Did Northwestern University's Innocence Project railroad an innocent man?

Freeing people who have been wrongfully convicted is a great public service, but what happens when a guilty man is set free and an innocent man, in his place, is sentenced to 37 years in prison for the double homicide.

Such might be the case  in the exoneration of Anthony Porter and the wrongful conviction of Alstory Simon, according to Martin Preib, an award-winning Chicago writer and author of Crooked City.  He details his evidence of how a Northwestern University journalism professor, his students and others might have committed this  injustice here.

He concludes:

To review: A criminal trial convicted Porter. His appeals failed. The Illinois Supreme Court unanimously upheld Porter’s conviction. Members of the State’s Attorneys office under Devine argued against exonerating Porter and convicting Simon. The 1999 Grand Jury hearings exonerated Simon and pointed to Porter as the killer. City attorneys issued a memo saying Porter should have been retried for the murders. Attorney Walter Jones had come to see that Porter was guilty and successfully argued this theory in court.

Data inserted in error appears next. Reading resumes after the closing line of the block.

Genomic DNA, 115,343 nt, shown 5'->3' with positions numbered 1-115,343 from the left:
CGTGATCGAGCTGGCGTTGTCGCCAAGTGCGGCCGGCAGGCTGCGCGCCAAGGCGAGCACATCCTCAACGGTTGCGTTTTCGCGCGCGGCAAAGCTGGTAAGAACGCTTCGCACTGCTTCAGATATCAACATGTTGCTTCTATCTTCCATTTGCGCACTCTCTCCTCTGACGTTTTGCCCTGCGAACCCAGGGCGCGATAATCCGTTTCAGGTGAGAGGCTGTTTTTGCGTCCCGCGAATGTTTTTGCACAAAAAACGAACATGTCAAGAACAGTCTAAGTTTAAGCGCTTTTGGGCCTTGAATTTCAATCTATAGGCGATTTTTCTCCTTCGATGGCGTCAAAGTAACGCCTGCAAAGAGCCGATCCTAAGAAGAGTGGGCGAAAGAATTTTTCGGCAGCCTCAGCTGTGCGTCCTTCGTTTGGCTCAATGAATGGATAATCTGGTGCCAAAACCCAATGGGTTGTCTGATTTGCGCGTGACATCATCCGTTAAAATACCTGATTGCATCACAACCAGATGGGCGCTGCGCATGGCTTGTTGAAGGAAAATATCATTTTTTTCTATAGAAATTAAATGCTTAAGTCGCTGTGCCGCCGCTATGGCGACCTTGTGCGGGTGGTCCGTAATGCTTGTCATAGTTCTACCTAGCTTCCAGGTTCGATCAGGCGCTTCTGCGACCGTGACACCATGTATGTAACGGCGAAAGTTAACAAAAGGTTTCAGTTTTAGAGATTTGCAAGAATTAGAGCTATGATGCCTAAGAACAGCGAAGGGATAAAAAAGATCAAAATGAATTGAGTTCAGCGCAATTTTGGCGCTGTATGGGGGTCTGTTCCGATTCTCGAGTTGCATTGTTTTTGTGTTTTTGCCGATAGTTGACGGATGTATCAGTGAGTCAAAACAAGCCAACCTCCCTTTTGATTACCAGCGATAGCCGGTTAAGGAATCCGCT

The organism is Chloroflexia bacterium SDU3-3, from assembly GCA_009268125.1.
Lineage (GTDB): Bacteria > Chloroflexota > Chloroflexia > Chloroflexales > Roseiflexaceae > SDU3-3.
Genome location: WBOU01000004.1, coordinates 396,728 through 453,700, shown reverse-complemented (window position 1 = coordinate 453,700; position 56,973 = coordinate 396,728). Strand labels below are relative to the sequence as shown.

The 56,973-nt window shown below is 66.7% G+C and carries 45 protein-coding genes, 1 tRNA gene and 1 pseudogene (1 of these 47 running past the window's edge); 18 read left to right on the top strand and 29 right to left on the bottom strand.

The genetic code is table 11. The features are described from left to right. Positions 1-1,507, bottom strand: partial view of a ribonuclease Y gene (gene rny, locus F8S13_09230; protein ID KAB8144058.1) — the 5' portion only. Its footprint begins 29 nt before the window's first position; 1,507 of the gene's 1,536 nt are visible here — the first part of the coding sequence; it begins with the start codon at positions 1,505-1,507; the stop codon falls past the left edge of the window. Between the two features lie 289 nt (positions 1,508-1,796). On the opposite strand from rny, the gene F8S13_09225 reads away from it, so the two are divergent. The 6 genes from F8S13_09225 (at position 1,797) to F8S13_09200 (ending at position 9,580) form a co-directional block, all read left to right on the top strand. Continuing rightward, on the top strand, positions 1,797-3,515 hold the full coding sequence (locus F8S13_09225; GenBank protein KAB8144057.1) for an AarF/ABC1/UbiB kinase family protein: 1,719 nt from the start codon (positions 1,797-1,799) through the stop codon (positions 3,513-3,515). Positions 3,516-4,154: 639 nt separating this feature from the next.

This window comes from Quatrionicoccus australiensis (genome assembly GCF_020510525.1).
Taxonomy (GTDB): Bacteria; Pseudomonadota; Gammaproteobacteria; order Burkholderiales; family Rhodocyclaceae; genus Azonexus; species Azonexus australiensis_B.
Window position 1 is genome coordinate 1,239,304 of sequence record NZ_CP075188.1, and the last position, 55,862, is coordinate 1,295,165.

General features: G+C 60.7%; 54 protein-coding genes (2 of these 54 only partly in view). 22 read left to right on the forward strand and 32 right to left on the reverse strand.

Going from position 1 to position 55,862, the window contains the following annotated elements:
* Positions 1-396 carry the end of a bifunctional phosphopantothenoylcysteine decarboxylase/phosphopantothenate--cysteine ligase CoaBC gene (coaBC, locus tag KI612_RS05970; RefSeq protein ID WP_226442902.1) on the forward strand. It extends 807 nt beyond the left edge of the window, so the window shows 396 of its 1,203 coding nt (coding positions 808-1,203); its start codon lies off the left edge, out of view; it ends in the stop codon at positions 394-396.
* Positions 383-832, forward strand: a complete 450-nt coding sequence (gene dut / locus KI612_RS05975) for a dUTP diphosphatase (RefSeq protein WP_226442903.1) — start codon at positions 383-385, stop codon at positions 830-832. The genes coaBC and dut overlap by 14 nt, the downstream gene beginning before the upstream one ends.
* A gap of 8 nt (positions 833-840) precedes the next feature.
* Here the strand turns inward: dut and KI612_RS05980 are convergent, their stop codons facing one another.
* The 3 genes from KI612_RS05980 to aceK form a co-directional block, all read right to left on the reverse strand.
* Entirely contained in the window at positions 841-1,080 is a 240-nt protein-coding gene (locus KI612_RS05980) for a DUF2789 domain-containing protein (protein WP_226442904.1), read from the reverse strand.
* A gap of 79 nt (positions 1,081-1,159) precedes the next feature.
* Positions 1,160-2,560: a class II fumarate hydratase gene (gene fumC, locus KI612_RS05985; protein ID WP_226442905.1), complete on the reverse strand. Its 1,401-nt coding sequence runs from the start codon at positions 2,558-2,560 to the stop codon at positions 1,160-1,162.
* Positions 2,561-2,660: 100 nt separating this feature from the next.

Could this be a massive injustice committed by people who are committed to righting injustices? You need to read the whole thing.

What was America's greatest come-from-behind war? Go here to find out.

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    Chicago Tribune contributing op-ed columnist and author of forthcoming historical novel, "Madness: The War of 1812." Reporter, editor and columnist for Chicago Sun-Times and Chicago Daily News. Freelance writer and editor.

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